Residents of the 35th Ward leave their comments on where the bikeway network needs help at a public meeting in September 2011. Alderman Rey Colón attended the meeting, operated by Active Transportation Alliance and Sam Schwartz Engineering.
The first meeting to give city staff input on where to implement bikeways and bikeway fixes arrives in two Saturdays on December 10, 2011, at 23 E Madison (from 10 AM to 4 PM). The open house represents the launch of the Streets for Cycling Plan 2020, what the Chicago Department of Transportation (CDOT) has been talking about since June 2011.
What is the Streets for Cycling Plan 2020?
Continue reading Bike lane distribution and equity in regards to the Streets for Cycling Plan 2020
Updated June 27, 2011, to add one more solution: move the parade to downtown.
If you wanted to get to the Pride Parade yesterday, there was no use in driving. Access was reserved for those who arrived on foot powered transportation.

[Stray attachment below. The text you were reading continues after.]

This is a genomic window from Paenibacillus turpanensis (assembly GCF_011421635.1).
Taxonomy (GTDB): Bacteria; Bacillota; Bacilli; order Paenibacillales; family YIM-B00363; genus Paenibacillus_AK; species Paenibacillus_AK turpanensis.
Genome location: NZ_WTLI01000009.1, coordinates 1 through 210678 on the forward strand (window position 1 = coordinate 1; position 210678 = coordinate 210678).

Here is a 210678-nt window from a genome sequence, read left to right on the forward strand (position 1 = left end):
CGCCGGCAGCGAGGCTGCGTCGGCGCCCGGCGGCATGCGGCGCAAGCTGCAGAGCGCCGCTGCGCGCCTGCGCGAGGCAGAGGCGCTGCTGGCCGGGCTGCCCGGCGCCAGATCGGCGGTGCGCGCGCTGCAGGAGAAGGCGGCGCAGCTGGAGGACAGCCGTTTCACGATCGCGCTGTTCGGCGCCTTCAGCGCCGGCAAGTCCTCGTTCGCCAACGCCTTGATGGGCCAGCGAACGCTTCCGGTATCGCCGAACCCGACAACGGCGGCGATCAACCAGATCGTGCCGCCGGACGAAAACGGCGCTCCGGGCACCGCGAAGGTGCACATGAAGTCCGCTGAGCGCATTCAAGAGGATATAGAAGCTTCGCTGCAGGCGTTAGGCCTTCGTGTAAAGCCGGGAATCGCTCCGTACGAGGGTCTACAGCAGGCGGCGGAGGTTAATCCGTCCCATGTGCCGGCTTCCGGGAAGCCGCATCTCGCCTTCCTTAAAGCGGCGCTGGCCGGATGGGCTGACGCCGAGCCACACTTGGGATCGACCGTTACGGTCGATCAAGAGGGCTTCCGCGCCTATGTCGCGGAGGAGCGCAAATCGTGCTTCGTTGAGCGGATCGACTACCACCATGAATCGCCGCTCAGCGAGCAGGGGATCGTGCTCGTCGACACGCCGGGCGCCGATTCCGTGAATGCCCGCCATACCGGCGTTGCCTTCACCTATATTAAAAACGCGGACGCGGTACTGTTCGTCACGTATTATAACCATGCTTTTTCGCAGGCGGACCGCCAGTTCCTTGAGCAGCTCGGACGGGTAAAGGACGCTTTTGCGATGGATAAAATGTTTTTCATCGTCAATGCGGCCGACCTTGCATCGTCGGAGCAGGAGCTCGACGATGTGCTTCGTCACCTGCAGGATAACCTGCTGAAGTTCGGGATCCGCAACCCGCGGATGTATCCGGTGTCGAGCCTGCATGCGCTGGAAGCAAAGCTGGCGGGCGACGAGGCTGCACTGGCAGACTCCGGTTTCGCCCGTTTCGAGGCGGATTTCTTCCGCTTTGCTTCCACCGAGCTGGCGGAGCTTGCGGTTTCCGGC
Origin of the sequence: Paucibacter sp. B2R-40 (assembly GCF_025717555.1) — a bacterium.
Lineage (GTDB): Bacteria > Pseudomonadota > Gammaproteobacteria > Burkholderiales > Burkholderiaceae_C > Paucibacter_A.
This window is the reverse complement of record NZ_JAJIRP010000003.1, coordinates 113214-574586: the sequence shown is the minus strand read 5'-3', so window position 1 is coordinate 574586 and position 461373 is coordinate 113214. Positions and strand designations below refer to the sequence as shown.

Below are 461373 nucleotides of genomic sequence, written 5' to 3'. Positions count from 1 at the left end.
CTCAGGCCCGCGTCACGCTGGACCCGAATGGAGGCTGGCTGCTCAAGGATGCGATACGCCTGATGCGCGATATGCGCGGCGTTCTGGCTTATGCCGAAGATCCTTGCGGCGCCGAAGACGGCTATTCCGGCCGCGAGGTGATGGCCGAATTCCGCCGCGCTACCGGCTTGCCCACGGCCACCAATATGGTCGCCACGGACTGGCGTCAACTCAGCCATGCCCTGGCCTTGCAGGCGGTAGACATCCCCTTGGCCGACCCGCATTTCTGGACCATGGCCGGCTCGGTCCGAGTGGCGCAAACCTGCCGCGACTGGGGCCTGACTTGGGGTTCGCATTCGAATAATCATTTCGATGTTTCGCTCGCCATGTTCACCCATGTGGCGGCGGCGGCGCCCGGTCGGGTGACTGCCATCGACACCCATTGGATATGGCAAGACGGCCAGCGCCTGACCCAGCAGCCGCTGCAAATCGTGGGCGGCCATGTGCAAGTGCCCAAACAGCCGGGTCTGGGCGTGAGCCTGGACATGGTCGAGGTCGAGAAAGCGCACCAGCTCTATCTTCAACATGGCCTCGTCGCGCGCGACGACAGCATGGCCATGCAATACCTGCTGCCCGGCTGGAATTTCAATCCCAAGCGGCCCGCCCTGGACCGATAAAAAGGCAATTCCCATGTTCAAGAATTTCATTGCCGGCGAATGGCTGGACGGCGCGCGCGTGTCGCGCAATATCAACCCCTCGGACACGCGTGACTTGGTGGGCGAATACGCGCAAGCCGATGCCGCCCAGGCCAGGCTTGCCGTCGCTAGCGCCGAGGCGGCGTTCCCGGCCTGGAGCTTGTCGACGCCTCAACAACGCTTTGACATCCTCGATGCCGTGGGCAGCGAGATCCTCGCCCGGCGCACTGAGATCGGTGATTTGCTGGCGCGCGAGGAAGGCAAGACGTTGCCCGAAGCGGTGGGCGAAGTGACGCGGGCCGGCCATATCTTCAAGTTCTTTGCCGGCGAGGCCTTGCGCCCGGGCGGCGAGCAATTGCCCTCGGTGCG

A pedicab operator carries parade goers closer to Halsted and Addison Streets.
Taking transit was only a decent choice: Buses were caught in the same automobile traffic congestion they always get caught in while people riding bikes slipped through. Street closures meant buses were rerouted and passengers would still have to walk a few blocks to the parade.
Note: While all parades present the same transportation issues, the Pride Parade is one of the largest parades in Chicago, in terms of attending spectators. Other large parades include Bud Billiken Parade and Picnic, and the former South Side Irish Parade. Grid focuses on Pride Parade because of its recentness.
Continue reading Pride Parade offers case study on transportation management